But why is it that when you see someone else yawn (or suppress a yawn) you then feel the need to yawn too? My theory is not that you are indicating boredom too, but that a yawn is your body’s way of increasing its oxygen intake to increase energy levels and when you see someone else yawn your subconscious thinks it would be a good idea for you to increase your oxygen levels too.

Isn’t it a good thing that sneezing isn’t infectious in the same way? The first sign of pollen or a cold would trigger a mexican wave of sneezing that could shake the world off its axis!

But there are other things that are equally infectious. Laughter can be very contagious. A friend of mine and I were sharing a retreat at Worth Abbey a few years ago. Our idea was to spend the morning praying and reflecting on our own in the morning and then share with each other after lunch and pray for each other.

The monks had invited us to join them for lunch, but only as we were about to go into the dining room were we told that it was a silent lunch. Steve and I realised that this was potentially disastrous because we find each other’s laughter very contagious and we were worried that we would destroy the atmosphere in a fit of giggling. We decided to sit out of each other’s eyesight.

All went well during the meal. By the way, did you know that in a silent lunch you have to look out for the needs of those around you because they can’t ask you to pass the ketchup or salt? Pethaps we should do more things together in silence!

Anyway, the meal was not completely silent. A novice monk switched on a microphone and started reading from a book as we ate. It was a biography of Pugin – the church architect – and he was reading it in such a way that it sounded like Lord of the Rings! That thought got me smirking inside.

Suddenly, towards the end of the main course, the novice monk announced solemnly, “End of book!” And he slammed the book shut.

That was it. I felt an irrepressible giggle rising from within me and, worse still, could see out of the corner of my eye that Steve’s shoulders were shaking as he tried to control a similar urge. The more we tried not to laugh the harder it became and the more we sensed the other struggling to control ourselves the stronger the impulse became. How we managed not to end up rolling around on the floor waving our legs in the air I have no idea.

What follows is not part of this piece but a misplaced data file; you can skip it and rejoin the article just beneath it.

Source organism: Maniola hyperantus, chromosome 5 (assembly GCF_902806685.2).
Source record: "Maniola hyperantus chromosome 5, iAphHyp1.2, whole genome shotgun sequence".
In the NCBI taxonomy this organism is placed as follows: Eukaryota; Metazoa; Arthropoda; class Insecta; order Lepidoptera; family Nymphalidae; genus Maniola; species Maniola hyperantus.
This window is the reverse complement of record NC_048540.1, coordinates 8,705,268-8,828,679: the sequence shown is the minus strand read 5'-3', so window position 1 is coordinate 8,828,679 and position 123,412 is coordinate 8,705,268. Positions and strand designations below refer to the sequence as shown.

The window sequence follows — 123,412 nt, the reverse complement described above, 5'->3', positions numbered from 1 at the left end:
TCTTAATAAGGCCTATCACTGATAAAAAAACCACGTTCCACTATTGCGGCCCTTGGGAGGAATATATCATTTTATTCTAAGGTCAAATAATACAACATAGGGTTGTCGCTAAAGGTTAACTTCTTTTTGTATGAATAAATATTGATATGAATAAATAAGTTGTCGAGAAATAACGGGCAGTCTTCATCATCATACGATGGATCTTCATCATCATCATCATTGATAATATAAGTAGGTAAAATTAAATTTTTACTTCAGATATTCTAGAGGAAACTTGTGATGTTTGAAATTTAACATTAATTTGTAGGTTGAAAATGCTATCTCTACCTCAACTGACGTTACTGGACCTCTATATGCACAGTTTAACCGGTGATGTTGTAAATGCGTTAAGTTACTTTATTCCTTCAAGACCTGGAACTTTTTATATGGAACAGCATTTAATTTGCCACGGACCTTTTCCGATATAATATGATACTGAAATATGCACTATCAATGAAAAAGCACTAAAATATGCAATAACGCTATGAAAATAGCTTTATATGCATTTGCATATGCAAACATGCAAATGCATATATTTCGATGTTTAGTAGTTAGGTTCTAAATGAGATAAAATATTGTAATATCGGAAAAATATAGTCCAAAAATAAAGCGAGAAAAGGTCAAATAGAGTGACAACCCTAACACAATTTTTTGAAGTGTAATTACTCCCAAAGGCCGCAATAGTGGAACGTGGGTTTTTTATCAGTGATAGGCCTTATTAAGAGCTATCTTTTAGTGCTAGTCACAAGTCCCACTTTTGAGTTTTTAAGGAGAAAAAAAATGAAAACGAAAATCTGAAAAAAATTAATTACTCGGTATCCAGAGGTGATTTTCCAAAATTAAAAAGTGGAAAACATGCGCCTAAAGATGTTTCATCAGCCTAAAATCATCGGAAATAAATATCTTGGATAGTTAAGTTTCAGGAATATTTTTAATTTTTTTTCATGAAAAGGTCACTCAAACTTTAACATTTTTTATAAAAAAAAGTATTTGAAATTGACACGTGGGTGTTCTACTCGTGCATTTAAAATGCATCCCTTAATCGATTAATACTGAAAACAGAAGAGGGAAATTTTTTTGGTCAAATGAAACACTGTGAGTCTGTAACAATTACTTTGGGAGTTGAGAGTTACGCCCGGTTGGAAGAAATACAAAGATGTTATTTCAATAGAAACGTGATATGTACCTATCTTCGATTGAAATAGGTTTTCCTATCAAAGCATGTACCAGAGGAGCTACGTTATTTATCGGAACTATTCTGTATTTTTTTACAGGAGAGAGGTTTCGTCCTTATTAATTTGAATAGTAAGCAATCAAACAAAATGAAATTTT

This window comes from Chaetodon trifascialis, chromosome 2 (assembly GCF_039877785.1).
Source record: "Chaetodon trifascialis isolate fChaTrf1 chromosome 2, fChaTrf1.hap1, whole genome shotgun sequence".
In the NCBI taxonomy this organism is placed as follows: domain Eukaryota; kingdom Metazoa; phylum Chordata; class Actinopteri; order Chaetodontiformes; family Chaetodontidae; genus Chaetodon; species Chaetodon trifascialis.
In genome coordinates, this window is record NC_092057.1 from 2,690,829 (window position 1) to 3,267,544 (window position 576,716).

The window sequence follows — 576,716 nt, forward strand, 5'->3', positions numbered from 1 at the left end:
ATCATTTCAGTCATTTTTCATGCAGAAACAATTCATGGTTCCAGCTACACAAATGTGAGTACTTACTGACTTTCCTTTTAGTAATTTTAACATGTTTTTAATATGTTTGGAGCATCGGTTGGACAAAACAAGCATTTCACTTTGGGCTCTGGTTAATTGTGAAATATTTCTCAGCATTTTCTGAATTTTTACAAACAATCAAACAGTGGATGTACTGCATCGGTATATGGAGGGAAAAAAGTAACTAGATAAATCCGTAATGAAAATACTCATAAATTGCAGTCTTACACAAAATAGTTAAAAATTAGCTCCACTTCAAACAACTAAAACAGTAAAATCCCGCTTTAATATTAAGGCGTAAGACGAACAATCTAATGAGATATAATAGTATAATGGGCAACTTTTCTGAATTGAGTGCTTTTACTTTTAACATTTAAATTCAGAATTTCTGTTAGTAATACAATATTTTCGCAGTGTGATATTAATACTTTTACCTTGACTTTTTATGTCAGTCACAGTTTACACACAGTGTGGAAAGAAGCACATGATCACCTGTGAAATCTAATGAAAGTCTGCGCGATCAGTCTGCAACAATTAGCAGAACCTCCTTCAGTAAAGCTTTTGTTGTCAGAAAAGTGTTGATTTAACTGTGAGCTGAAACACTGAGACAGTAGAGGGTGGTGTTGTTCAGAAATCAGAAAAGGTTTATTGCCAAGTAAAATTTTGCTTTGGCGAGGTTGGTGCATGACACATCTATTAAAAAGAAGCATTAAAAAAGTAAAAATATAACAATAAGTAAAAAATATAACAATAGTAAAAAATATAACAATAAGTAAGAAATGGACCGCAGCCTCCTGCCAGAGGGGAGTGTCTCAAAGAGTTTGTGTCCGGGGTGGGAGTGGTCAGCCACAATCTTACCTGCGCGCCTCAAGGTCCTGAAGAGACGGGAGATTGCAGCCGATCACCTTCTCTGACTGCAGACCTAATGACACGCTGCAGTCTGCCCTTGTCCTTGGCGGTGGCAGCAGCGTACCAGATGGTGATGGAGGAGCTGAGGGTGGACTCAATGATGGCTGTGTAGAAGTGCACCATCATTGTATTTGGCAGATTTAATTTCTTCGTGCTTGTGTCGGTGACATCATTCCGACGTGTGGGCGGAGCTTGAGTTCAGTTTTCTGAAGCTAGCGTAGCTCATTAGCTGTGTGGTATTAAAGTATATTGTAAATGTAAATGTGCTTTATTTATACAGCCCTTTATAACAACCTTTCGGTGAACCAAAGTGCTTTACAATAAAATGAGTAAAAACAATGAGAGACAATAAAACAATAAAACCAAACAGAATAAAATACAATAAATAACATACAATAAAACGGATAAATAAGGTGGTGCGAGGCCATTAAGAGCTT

After the meal the monks invited us to join them for drinks and laughed at us and with us.

But there’s one more thing we can do that is infectious. There’s a semi-trite saying: ‘If you see someone without a smile, give them one of yours.’ I think there’s something to be said for that. Not artificial, but if you have a smile, don’t feel afraid of sharing it. God invented them as ways of us blessing others and sharing joy.

Of course, there’s always the possibility that it may escalate into a snigger-fest, but that’s a risk worth taking!

Be blessed, be a blessing. 🙂

Upson Downs Baptist Church

Last night I was invited by a friend in the church to attend a football match.

Free of charge.

With free parking.

In an executive box.

It was a prize that he had won for himself and nine friends.

It was a Colchester United match.

We were excited and animated as we entered the box and looked out on the pitch from a wonderful vantage-point.

Against Barnet.

In the Johnstone’s Paint Trophy.

Colchester lost.

Did you sense the rise and fall of emotions there? In the best tradition of patronising clergy ‘children’s talks’ I will say the obvious… “Life’s like that isn’t it, girls and boys?” But not just life in general; church life is like that.

We have a wonderful service on a Sunday morning where God speaks to a number of people who were there and then hear of someone who’s experiencing a personal tragedy in their life that brings us back down to earth with a bump.

We celebrate and rejoice as someone professes their faith in Jesus and is baptised and then have a difficult (and lengthy) discussion about the colour of the new carpet in the church toilets.

We hear encouraging news from mission agencies and missionaries that we support and then have to consider a difficult financial budget that may mean we have to cut our support.

We gladly welcome new members into the church at a Church Meeting and then listen to a report that our Church roof will need replacing.

Does it ever seem like we are taking two steps forwards only to find that we have to take two steps back again? We should not be surprised. The evil within the world always wants to undermine and destroy what God is doing and I think the most effective way he does that is by distracting us. Very easily we can find ourselves distracted from what God is up to by issues and problems and we forget the positives and blessings.

I am not saying that the problems and difficulties are not important. Not at all. They almost always need addressing wisely and pastorally sensitive responses. But don’t allow them to distract you from the positive things that God is doing. One of the things I was advised to do when I was training as a Minister was to have a file of letters and cards that I receive that are encouragements in ministry. Just knowing it exists is a blessing – I very rarely open it to read it, although I do add to it from time to time.